Pasture management, nutrition — and what to look for when buying hay — are top areas horse owners need to bone up on, according to a University of Minnesota survey sent to 1,000 horse owners.

“They're buying the hay; they need to know what to look for in it. That's one of the top requests we get,” says Krishona Martinson, University of Minnesota regional extension educator.

Martinson headed a survey in which 680 horse owners responded, giving her an idea of what horse people want and need in the way of equine education. She says Florida is planning to do a similar survey and several other states, including Wisconsin, are interested in her results.

The average Minnesota horse owner is 44 years old, with 14 horses on a 30-acre spread, according to the survey. “Forty-five percent of them buy 81-100% of their hay, and less than 20% produce their own hay,” Martinson says.

A lot of people make a business out of their hobby. A majority of those answering said they get paid for breeding, horse sales, boarding and lessons or training. Sixteen percent of those responding to the question sell hay or straw, the survey shows.

At the same time, many indicated that they know the least about pasture management and horse nutrition. Two-thirds of those responding said they were “very likely or somewhat likely to want pasture management education; even more (626 respondents) want nutrition information,” Martinson says.

So what does this tell growers who market to horse owners?

“One thing that a lot of people are doing is handing out a fact sheet on hay, explaining to horse owners how to buy it,” Martinson says. The fact sheet she co-authored discusses topics such as how hay color may or may not mean good quality and that hay smell may indicate readily available energy, or sugar.

“But it takes a lot of education. Nobody wants first crop; they all want third crop. There needs to be some education that first crop isn't bad,” adds Martinson.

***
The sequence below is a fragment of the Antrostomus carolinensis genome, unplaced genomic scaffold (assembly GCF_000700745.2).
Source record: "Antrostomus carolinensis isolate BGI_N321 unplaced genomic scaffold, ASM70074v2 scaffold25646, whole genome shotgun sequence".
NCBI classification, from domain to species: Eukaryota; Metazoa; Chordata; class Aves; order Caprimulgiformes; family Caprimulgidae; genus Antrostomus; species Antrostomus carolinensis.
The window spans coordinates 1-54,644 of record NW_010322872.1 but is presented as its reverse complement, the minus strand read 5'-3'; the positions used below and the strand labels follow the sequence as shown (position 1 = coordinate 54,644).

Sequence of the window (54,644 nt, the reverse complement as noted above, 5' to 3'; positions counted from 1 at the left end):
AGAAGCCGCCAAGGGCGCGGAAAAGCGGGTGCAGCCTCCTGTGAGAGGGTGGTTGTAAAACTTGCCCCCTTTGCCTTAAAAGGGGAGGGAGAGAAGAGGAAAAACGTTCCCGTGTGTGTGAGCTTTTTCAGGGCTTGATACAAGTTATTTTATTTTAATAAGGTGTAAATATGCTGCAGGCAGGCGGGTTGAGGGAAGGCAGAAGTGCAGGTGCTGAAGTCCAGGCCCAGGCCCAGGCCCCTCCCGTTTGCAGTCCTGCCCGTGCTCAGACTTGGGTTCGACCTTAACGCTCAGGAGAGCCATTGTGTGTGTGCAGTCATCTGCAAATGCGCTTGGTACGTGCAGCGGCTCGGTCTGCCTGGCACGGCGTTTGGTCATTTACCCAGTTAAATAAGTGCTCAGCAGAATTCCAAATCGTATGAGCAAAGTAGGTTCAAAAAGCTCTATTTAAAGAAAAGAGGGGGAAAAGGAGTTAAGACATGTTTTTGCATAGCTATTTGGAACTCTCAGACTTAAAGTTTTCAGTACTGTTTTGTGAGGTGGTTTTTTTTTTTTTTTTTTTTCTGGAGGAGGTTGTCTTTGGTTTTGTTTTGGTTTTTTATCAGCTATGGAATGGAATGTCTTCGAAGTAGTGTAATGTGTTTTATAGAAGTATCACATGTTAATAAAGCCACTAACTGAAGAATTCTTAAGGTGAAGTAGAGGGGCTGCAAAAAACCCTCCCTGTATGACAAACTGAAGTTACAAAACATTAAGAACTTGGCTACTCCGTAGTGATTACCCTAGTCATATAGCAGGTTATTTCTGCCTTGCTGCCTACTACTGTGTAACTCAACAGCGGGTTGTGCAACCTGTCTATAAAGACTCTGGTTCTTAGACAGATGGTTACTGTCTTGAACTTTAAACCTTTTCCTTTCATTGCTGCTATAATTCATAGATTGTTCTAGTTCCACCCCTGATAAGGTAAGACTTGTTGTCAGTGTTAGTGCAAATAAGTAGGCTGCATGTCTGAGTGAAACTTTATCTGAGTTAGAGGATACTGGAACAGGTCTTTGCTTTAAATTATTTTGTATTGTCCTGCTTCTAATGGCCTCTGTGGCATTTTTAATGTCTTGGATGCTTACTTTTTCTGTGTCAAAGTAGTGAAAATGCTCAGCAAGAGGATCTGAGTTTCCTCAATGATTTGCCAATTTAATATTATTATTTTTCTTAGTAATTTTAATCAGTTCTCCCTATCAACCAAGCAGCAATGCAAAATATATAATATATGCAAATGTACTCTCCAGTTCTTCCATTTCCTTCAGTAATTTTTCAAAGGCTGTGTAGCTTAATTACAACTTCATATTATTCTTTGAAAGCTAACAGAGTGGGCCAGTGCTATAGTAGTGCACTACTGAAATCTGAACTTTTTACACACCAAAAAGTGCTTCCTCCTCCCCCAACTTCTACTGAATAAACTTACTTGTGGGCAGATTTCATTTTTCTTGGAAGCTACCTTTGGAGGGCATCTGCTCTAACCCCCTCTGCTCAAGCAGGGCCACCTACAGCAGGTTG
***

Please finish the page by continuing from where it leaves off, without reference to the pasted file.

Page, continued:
For hay producers wanting to target their marketing efforts, the survey offers interesting tidbits. Horse owners, Martinson reminds us, are usually in their 40s with an average family income ranging from $50,000 to $125,000/year. They read at least seven horse-related magazines and like short articles. “So if you're going to target an audience, put advertisements in magazines they are buying.

“The survey also shows that they think veterinarians should be providing them education, so maybe hay producers should be partnering with veterinarians to get their messages out. That's what we are doing. The university is working with local feed and tack store owners or veterinarians in putting on educational seminars.”

Local meetings were planned based on what horse owners said they want more information on.

“They admitted that they knew the least about pastures and hay, and nutrition was the second lowest. They felt they knew the most about general horse health and facilities,” Martinson says.

A fly and pest-control expert and an equine lawyer are scheduled to speak at a couple of Martinson's meetings.

“These things weren't on our radar screen before the survey,” she says.

“A couple of years ago, we only had 20 people attending; now we have two workshops coming up and are expecting 100-250 in attendance, just by the fact that we know how to market the program. We're working with local people who have face-to-face contact with horse owners.”

Martinson and her colleagues have used survey results in planning printed matter as well. “They don't want a 10-page booklet on hay; they want a one-page fact sheet on alfalfa or red clover or orchardgrass. Very specific,” she says.

For more on the University of Minnesota Horse Program, visit www.extension.umn.edu/horse. Martinson's fact sheet, and others, can be found under “Resources and Publications.”

Those wishing to hear Martinson speak on the horse owner survey should attend Hay & Forage Grower's Hay Business Conference, Mar. 8-9 in Sioux Falls, SD. For more info, visit www.hayconference.com.